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Project Zoonomia Decodes Stockpiles of 240 Mammalian Genomes, Shed New Light on Human Evolution

Scientists decode genomes of species and, by comparing them, learn more about the smelling capability of some species, how some of them can hibernate and why some have developed larger brains
Project Zoonomia Decodes Stockpiles of 240 Mammalian Genomes, Shed New Light on Human Evolution

Image Courtesy: Pixabay

New Delhi: The genome of any species is a hidden treasure. Decoding can reveal why some species share similar behaviour or how species differ and, of course, about species evolution. The discovery of the method of decoding the genetic codes of species by Frederick Sanger and others has provided molecular biologists and geneticists with an extraordinary tool, with the help of which many unknown facts about species and their evolution have come to light. The genetic code is the building block of life on Earth. 

Advancing with it, scientists have now deciphered the genomes of 240 mammalian species, including that of humans. They have decoded the genomes of these species, and by comparing them, they learnt more about the smelling capability of some species, how some of them can hibernate and why some have developed larger brains. This enormous project is known as ‘Zoonomia’, and scientists have reported the findings in a series of articles published recently in Science

The findings not only highlight the similarities among the genomes or the species but also how and when they diverged on the evolutionary scale spanning millions of years. Katie Pollard of the University of California, San Francisco, who is a part of the project and a data scientist, commenting on the findings, said in a statement—“This really wasn’t possible without this scale of data set before.”

In the early 2000s, scientists could decode the genomes of a few mammals—mice, human rats and chimpanzees. This enabled the scientific community to learn about mammalian evolution with more clarity. However, scientists realised that to get a clearer picture of evolution and shared genome portions across species, they need statistically significant data, at least more than 200 genomes of various mammalian species. And now, the new endeavour has brought out a large sum of data from which scientists could find out information with more precision.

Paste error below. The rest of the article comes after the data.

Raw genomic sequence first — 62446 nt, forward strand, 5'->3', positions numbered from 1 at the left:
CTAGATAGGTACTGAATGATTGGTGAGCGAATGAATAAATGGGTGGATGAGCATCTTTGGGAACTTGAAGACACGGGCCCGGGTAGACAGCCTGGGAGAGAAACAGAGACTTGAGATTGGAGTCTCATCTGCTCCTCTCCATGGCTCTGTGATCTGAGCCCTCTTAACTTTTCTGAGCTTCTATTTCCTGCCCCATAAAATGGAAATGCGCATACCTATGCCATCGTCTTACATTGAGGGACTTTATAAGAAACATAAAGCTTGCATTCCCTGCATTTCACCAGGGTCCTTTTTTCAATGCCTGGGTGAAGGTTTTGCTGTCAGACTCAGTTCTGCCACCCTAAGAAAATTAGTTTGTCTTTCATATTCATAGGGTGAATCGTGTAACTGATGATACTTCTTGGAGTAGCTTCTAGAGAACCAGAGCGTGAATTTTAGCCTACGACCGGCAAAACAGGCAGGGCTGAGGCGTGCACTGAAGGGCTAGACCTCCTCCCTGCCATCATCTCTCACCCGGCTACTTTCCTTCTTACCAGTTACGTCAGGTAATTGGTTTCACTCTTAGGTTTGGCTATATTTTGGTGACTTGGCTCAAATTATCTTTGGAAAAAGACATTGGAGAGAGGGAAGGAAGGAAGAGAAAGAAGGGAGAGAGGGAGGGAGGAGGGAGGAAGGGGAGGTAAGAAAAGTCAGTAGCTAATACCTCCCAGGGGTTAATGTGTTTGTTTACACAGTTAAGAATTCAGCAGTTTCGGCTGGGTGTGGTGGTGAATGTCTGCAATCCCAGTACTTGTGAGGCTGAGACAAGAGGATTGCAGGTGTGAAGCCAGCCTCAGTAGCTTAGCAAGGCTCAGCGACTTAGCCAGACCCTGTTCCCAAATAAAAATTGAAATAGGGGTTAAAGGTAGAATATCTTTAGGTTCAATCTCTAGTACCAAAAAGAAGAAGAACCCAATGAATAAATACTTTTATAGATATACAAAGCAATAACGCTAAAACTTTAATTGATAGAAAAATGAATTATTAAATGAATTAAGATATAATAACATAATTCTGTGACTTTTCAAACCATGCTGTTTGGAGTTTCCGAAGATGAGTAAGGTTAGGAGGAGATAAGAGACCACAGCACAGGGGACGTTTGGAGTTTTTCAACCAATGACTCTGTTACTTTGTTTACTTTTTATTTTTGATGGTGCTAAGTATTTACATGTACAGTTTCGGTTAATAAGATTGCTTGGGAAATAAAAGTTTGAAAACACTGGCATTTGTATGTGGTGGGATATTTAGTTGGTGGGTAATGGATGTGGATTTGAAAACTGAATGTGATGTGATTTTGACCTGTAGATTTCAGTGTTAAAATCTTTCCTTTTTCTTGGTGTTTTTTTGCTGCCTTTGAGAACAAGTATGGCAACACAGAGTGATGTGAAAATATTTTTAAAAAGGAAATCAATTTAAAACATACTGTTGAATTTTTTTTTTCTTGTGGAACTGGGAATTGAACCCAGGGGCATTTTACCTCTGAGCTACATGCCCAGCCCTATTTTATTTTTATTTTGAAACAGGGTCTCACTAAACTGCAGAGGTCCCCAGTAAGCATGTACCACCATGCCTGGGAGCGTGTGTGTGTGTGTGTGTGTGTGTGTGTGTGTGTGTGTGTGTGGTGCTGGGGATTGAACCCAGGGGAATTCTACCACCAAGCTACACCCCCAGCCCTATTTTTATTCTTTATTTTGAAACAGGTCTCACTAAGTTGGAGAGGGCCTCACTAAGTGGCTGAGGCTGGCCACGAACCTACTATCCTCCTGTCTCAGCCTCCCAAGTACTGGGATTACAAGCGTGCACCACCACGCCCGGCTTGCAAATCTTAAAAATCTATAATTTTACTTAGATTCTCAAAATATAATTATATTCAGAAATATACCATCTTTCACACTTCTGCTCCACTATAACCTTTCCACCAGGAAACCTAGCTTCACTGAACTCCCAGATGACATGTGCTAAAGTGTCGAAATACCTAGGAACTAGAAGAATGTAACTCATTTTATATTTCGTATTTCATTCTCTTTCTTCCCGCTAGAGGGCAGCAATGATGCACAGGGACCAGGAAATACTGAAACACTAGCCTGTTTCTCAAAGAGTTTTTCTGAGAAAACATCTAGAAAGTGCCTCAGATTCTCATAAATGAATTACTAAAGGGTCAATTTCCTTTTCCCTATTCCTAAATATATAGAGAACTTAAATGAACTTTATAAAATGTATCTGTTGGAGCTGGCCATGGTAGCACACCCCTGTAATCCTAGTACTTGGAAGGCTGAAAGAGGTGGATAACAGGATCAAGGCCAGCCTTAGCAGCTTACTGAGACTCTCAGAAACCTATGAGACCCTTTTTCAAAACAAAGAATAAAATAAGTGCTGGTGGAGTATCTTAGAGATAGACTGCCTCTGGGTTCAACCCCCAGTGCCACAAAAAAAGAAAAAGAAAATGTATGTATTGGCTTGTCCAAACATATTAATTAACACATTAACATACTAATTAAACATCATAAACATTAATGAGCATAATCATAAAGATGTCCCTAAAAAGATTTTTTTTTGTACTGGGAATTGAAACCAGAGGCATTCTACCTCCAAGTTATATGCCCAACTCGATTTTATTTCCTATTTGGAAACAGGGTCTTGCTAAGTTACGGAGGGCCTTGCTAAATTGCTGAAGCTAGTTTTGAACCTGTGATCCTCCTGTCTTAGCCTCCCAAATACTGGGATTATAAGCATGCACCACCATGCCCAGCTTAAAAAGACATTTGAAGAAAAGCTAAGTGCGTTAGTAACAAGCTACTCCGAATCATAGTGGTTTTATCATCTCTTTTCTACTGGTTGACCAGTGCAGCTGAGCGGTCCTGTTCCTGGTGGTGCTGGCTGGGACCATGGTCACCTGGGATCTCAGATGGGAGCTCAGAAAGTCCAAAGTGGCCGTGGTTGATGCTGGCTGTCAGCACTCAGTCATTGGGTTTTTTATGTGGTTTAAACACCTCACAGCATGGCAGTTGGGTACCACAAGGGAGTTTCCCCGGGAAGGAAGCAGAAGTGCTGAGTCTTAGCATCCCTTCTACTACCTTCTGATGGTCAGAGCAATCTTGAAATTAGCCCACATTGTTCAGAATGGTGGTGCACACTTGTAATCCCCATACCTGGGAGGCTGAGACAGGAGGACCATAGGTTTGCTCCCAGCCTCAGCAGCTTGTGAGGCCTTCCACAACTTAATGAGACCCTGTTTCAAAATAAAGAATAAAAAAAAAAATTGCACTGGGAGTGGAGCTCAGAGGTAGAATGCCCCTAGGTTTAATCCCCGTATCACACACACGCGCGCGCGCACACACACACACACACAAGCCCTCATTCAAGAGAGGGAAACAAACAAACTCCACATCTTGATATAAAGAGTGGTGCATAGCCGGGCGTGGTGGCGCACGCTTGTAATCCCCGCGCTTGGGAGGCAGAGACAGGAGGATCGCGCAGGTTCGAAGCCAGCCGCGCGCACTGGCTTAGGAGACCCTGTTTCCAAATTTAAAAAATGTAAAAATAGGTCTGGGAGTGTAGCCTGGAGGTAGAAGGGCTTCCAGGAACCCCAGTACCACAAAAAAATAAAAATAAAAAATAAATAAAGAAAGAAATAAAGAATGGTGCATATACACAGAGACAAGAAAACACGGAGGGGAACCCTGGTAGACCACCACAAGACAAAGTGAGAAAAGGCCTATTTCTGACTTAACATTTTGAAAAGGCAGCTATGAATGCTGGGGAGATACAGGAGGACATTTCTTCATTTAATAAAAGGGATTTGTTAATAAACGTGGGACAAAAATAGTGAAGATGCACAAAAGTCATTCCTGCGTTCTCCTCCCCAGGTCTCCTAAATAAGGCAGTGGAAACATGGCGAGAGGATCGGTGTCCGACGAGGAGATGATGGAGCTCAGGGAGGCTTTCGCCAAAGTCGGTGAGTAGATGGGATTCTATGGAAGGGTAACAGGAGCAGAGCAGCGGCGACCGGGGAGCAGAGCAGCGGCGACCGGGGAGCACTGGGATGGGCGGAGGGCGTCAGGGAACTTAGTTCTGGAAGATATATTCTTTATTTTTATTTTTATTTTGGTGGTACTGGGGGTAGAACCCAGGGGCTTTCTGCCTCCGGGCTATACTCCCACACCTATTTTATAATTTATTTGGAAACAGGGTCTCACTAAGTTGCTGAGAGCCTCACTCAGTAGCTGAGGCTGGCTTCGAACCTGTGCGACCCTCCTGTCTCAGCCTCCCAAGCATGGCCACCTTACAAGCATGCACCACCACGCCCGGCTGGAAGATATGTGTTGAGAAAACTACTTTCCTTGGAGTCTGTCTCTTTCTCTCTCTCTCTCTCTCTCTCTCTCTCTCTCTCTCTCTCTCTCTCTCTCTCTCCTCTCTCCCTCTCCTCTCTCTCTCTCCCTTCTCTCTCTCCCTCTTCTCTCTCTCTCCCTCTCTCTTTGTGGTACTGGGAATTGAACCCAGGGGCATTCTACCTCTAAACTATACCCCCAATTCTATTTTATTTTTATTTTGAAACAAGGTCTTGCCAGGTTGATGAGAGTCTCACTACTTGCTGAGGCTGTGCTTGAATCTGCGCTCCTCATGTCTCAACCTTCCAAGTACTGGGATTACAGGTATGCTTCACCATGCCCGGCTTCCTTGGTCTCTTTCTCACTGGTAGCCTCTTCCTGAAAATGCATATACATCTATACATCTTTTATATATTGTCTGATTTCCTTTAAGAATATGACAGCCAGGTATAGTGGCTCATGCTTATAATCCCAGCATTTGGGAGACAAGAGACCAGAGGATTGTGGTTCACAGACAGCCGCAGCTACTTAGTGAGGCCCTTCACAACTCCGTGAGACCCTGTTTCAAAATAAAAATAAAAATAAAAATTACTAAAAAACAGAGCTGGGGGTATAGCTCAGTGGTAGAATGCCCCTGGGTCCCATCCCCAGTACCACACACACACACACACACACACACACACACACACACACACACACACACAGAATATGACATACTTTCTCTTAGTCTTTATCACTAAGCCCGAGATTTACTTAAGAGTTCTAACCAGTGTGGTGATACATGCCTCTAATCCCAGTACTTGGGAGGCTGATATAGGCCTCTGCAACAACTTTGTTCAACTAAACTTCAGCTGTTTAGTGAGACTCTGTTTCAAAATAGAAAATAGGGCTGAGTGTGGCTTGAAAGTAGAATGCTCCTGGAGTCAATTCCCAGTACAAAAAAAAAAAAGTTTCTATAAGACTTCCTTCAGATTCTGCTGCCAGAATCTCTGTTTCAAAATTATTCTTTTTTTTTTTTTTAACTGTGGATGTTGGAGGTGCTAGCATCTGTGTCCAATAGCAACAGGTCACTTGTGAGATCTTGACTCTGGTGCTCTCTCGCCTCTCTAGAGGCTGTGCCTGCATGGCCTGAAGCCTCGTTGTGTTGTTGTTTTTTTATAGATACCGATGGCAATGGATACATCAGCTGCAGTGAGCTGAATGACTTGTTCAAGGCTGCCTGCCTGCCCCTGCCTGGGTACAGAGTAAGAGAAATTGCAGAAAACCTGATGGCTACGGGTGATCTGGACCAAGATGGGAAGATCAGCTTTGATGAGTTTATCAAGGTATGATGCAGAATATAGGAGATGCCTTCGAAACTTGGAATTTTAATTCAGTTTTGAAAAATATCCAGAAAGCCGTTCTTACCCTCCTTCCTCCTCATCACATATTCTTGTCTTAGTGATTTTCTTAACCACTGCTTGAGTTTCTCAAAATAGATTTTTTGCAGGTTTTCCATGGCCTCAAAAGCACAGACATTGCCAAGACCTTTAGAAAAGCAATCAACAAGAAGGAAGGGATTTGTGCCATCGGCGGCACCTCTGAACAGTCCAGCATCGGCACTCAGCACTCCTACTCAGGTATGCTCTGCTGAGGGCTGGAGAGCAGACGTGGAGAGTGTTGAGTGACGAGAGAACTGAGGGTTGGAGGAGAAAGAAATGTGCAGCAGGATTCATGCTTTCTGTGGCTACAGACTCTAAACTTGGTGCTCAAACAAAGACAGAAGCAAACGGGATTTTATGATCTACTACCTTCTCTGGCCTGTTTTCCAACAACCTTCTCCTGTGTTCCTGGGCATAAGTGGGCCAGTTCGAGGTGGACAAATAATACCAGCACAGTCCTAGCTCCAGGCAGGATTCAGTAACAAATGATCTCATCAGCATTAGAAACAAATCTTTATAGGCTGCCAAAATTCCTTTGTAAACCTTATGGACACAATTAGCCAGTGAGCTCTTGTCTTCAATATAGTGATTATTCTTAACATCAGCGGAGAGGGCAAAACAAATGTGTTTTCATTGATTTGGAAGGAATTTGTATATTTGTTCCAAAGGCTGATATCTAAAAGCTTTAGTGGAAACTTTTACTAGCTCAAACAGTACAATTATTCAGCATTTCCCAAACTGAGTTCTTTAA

The Zoonomia consortium consisted of above 150 scientists from different laboratories around the world and obtained the genomes of 240 species, the largest ever. Getting the genome sequences was the first step, scientists needed advanced data algorithms to make sense of the vast genomic data to compare among the species. They hypothesised that if segments of the genomes are similar across species and remained the same for millions of years, then this indicates that the segments are a ‘must’ for performing some critical functions. 

In one of the analyses, the researchers found 10.7% of the human genome among all other species among the 240 they researched. Importantly, these conserved areas of the genomes are regulatory portions. Meaning they modulate the way other genes are expressed. It is worth remembering here that the genome is the totality of the genetic codes of a species. In the case of mammals, the DNA is the genetic material with four bases as its building blocks that are denoted with four alphabets—A, T, C and G. A gene is the portion of the DNA that directs the production of proteins. Various combinations of bases with various lengths form a gene; for example, a gene can be ATCGAT or AATTAACCGCAT. 

Not only comparing the genomes, but scientists also estimated when the mammalian species diverged from their ancestors. Their estimation bolsters the hypothesis that mammalian species started diverging before a giant asteroid struck Earth, which led to the extinction of the dinosaurs. However, the mammals diverged more rapidly afterwards. Such efforts will also fortify the knowledge about many diseases, including cancer, whose imprints are present in the genomes. 

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